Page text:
CoartJazz – an exceptional concert to bring the curtain down on a fabulous week
You know those times in life when you’ve sat through a really mediocre film without nodding off or persevered to the very last words of a rubbish book and thought “please can I have that time of my life back.” And we have all been to gigs like that too. Well, the concert staged by the septet of intervenants, the professionals, to round off the CoartJazz week in August was the absolute polar opposite.
How could you ask for a more perfect evening? The setting in olive groves beneath Coaraze, one of the most beautiful villages in France, balmy night air, the scent of je ne sait quoi (but it’s usually always mimosa), and what effectively is a world class concert almost exclusively for the stagiares, and those from the village and surrounding area. If you were in any way a jazz fan, and you stumbled upon such an evening by chance, you would think you had died and gone to heaven.
The concert rounded off a week of hard work and play for the 55 or so students from around the globe who had come to feed off the expertise of the 2019 tutors, an amazing line up of Darryl Hall, bass; Ferenc Nemeth, drums; Olivier Hutman, piano; Mike Moreno, guitar; Chris Cheek, tenor sax; David Brkljacic, ‘formation musicale’ and sax, and Stephy Haik, vocals. Individually brilliant; together a jazz super group if ever there was one.
Following heart-felt opening words from Magali Barnoin on behalf of the organisers of CoartJazz, and thanks to the sponsors, the concert was underway with the Tadd Dameron classic Lady Bird, fronted by the twin tenors of Chris and David, followed by Cole Porter’s So in Love. During the set Stephy let the Burt Bacharach songbook fall open at I’ll Never Fall In Love Again, and Walk On By – which I had last heard live incidentally played/roared by The Stranglers in Cambridge earlier in the year! A very different version. Stephy makes everything look so damn effortless, as did everyone on the stage, whether in the full line up, or in smaller formations, like David, Olivier and Darryl with You Don’t Know What Love Is, or as a duo as we saw and heard with Chris and Darryl’s Take The A Train.
The spot shone on Mike Moreno for a rendition of Stella By Starlight like you will not hear by anyone else. Anywhere else. Ever. And then another standard wrapped in Moreno magic, Airegin. Ferenc Nemeth treated an absolutely rapt audience to three of his own compositions, including Happiness, an emotion that was certainly running high. More Bacharach, gorgeous piano throughout from Olivier and Darryl on bass, and then all too soon the final number, the last page in the songbook, Over The Rainbow.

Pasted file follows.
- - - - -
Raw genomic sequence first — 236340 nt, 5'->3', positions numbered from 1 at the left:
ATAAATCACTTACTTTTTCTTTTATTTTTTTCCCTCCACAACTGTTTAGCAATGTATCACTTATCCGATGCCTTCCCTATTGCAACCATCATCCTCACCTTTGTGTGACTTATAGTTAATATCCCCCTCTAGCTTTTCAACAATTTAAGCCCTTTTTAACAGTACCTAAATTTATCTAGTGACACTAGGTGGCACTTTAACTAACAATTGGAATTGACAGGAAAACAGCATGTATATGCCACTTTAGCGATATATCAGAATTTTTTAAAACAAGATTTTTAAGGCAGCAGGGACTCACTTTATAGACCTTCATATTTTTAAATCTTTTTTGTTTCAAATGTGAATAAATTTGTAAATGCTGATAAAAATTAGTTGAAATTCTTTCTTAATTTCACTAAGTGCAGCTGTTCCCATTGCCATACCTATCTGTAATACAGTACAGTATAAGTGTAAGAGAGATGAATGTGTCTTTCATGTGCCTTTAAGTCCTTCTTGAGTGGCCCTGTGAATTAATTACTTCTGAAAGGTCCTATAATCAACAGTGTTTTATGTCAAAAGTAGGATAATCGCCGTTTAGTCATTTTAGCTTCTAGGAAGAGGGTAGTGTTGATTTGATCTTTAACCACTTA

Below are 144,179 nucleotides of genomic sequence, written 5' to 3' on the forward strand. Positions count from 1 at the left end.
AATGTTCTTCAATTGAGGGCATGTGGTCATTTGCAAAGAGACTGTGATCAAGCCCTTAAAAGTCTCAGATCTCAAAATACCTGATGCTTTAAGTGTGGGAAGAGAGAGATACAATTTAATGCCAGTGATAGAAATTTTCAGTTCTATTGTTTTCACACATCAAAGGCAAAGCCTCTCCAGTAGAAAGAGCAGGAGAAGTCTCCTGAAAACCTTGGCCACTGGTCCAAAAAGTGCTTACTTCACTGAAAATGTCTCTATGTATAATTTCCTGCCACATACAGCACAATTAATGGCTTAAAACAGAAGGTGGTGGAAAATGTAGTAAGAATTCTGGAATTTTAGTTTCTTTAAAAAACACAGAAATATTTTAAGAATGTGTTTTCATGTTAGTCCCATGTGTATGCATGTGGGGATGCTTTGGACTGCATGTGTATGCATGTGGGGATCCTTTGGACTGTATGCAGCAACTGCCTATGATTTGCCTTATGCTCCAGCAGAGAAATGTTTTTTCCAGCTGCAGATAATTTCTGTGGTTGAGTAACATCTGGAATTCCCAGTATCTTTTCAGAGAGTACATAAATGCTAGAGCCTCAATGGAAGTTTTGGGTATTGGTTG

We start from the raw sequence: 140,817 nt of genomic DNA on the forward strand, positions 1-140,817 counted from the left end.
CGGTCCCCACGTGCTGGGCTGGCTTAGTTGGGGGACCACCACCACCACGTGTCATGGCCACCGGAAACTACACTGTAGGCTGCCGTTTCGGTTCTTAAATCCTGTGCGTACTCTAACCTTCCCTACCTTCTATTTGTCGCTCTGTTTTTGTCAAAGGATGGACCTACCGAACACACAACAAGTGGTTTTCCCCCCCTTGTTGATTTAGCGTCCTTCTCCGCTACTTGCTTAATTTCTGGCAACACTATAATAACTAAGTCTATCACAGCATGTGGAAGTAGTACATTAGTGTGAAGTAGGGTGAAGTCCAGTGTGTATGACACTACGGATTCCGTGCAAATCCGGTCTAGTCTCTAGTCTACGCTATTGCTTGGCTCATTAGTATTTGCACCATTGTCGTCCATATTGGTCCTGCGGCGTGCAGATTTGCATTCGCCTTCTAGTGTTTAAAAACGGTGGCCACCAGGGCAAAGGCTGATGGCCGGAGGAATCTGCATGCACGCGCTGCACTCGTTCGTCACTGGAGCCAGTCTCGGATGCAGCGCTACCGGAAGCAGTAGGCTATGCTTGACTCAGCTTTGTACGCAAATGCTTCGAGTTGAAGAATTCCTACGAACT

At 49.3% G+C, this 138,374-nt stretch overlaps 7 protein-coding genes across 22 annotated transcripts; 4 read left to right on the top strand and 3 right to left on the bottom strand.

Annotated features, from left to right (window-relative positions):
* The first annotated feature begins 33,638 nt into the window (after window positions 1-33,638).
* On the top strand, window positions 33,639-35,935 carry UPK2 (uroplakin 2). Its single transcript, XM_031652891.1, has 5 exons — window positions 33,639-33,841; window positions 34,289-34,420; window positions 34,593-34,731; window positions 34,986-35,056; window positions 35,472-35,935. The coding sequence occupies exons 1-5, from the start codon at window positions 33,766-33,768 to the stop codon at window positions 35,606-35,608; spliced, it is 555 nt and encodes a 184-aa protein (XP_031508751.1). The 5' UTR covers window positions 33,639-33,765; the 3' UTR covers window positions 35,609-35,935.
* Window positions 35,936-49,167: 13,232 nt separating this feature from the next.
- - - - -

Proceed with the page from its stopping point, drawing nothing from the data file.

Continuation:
With the utmost respect, you can rave about Eva Cassidy’s rendition which is especially poignant because of circumstance. Likewise, Ariana Grande sang it at the One Love Manchester concert in memory of those killed and injured in the attack. Or Melody Gardot, or Chet Baker from his Italian sessions. And, of course, there is the Judy Garland original. But there and then, in Coaraze, this version by Stephy and the band captured the mood, the friendship, the camaraderie, the love, on a warm night in France, in the foothills of the Alpes-Maritimes.
No wonder the applause and cheers rang around the valley. No wonder the shouts for more – and we were treated to more, the septet delivering the most subtle, understated and, frankly, the coolest version of Route 66 that you could imagine.
Huge credit of course goes to this wonderful band, but also to Jean-Marie Deray and his small management team, to the riggers and sound engineers, indeed to everyone behind the scenes who produced and delivered this fabulous week of jazz.
It may have been Ferenc, I think, in one afternoon combo session, or Chris in his morning masterclass, I forget, who was talking about ‘feel’ and said to one of the members of our group: “Think about a really special moment in your life,” adding “you don’t have to tell everyone!” He then said: “Now keep that thought in your head while you’re playing.”
There were so many special moments in this gig that it would be hard, and wrong, to try and pick one out to try and capture that ‘feel’. Instead, like all who had the privilege to be a part of it, I am sure this concert – and indeed the whole week – will be treasured forever.
Once in a lifetime, possibly? Who knows, but it will have to be truly exceptional to beat it.